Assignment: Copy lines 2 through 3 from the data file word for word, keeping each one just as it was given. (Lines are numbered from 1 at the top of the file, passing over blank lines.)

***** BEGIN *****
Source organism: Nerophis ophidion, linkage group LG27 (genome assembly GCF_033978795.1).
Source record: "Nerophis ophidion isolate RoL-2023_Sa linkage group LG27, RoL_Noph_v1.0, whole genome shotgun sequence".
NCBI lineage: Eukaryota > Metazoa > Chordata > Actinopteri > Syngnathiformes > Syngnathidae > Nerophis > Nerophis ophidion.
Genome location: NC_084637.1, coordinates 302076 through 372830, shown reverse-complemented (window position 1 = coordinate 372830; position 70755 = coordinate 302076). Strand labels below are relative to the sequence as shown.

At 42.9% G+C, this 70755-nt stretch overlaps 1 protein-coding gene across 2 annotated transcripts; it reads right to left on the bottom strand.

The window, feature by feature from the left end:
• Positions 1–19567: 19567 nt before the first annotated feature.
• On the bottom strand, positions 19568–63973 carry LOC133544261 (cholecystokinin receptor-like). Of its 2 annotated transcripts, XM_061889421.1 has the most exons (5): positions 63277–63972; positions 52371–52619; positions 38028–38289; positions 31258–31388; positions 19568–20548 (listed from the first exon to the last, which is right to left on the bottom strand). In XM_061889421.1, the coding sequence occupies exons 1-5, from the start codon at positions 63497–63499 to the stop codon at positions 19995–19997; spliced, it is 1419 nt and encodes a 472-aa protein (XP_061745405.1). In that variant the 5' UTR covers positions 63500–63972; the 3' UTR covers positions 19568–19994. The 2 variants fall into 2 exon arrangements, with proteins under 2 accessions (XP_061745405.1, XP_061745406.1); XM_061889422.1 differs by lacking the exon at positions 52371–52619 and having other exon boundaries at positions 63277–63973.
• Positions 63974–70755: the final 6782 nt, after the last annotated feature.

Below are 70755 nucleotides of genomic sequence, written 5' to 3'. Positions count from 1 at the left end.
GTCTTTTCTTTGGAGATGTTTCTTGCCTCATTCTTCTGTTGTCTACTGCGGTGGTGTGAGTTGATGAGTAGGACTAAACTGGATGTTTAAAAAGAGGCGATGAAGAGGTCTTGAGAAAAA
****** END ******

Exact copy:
Source record: "Nerophis ophidion isolate RoL-2023_Sa linkage group LG27, RoL_Noph_v1.0, whole genome shotgun sequence".
NCBI lineage: Eukaryota > Metazoa > Chordata > Actinopteri > Syngnathiformes > Syngnathidae > Nerophis > Nerophis ophidion.